Ellie the Cockatoo Reads & Writes

We all know that parrots are ultra-smart. We’ve seen a lot of the researched data and have had a lot of personal interaction; enough to plant it firmly that these birds are much smarter than we have ever realized in the past. We have reports of one bird, Alex, while under the tutelage of Dr. Irene Pepperberg, asked a question about his color while looking into a mirror. This underscored the reality that they have questions with a desire to learn. Another parrot, by the name of Einstein, has a vocabulary of more than 200 words and can distinguish between colors and shapes. These are moments of extraordinary worth.

Ellie Reads & Writes

Here’s the story of another such bird. Ellie is an 11-year-old Goffin’s Cockatoo owned and studied by Jennifer Cunha, a property lawyer who focuses her time on animal cognition. She has also been creating practical training manuals to help others draw out the intelligence of their birds. She also collaborates on multiple animal cognition studies and often lectures on the subject worldwide. Even more fascinating is that her cockatoo, Ellie, can really read words and is considered one of two birds to be able to do so. (She owns both birds. The other is named Isabelle.)

Ellie can read basic words. Yes, you read that right. Ellie can read basic words. And even more exciting is that she can draw out (thus far) 14 letters on a touchpad using her beak as the “stylus.” With the ability to do this, Ellie can effectively communicate with Jennifer, revealing her feelings and wants. For example, if Ellie is interested in eating, she can use the tablet to request food and tell Jen what food she wants. If she loved it, she could indicate her happiness via the interactive tablet.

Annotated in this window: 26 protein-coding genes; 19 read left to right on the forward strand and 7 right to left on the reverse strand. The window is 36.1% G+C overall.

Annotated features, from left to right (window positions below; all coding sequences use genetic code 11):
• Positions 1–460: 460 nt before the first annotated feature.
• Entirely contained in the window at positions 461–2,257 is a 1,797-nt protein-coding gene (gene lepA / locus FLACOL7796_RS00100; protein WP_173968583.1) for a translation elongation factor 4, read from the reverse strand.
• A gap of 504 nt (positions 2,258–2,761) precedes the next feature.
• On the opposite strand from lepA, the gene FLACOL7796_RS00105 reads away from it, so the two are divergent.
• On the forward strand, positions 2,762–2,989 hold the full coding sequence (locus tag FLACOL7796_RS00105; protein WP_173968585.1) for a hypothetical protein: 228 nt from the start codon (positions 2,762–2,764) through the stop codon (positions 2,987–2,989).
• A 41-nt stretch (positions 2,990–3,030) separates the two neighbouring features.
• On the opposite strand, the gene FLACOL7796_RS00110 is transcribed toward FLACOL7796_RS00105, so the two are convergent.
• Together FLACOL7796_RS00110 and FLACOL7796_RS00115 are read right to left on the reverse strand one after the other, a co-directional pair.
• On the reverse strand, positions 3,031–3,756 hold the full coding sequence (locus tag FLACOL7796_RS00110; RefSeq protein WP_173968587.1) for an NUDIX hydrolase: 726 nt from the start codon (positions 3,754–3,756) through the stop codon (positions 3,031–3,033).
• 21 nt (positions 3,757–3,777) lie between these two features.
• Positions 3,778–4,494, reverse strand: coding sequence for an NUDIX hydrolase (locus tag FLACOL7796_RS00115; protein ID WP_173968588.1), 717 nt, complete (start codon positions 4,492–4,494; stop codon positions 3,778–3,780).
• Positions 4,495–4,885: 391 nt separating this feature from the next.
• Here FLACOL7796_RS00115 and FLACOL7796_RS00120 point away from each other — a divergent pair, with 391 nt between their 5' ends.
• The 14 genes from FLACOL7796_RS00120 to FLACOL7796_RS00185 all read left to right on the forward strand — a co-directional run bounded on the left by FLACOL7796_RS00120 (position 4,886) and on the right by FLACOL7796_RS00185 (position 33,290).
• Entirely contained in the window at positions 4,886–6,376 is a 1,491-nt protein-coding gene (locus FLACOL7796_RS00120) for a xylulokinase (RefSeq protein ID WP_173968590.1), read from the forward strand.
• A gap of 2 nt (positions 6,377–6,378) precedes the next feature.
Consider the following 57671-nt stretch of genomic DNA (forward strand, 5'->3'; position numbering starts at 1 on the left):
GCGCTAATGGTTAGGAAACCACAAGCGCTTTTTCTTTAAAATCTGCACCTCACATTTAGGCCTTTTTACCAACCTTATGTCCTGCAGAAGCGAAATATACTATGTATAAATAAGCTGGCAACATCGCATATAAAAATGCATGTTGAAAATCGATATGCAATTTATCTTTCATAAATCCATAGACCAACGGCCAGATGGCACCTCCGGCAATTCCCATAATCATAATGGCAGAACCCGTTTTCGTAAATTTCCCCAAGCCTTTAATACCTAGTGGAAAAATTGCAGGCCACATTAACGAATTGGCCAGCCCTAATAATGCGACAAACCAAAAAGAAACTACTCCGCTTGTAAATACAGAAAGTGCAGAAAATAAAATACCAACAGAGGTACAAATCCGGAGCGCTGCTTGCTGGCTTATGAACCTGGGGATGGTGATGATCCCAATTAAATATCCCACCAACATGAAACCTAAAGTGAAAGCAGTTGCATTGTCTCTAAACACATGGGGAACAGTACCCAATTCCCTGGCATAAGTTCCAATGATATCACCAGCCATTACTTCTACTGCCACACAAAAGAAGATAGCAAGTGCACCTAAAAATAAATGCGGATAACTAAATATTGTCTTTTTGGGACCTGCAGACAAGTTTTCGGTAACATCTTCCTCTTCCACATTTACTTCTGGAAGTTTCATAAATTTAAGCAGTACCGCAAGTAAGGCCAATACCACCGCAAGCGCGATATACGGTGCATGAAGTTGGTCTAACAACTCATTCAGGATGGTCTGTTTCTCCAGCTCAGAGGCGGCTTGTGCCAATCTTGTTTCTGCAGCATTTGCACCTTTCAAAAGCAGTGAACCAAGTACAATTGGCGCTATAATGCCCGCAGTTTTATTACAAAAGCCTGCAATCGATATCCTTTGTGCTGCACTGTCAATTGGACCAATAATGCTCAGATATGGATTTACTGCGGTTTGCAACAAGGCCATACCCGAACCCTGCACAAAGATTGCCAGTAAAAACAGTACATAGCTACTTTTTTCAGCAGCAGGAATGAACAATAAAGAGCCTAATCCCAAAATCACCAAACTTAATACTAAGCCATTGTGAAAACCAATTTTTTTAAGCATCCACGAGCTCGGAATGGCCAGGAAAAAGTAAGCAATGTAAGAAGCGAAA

Cunha’s birds have passed university blind tests for their reading skills. The birds were presented with cards of words and pictures. The picture was placed on the top left and the word on the bottom right. They were prompted to “read” and understand the card with the picture. Then, they would be prompted to point with their beak to the picture after the word was presented. They would be given another card with a different word and picture. After familiarity, they would be asked which picture was which word, i.e., “which is the hamster; which is the otter?” The parrot would respond with 90% accuracy indicating reading proficiency.

These days, Cunha works with Northeastern University as a researcher. Along with other researchers, they hope to create a lab solely dedicated to studying animals, technology, and communication. In addition, they will work to produce a standard of acceptable treatment of animals that are brought in for such new research.

Cunha also runs Parrot Kindergarten, which is an online service that helps to teach new (and old) owners of parrots a series of proper helpful approaches to get the most out of the bonding between the bird and the human. Today, Cunha has over 200 customers who utilize her skill base to learn how to interact intellectually with their birds.

While there are unique birds that have set themselves apart with their learned abilities, the importance of continuance is that, in time, we may come to “converse” with not only parrots but other animals regularly. There is much more to the story, which you can check out here at Parrot Kindergarten.

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About the Author: Tony Ramos

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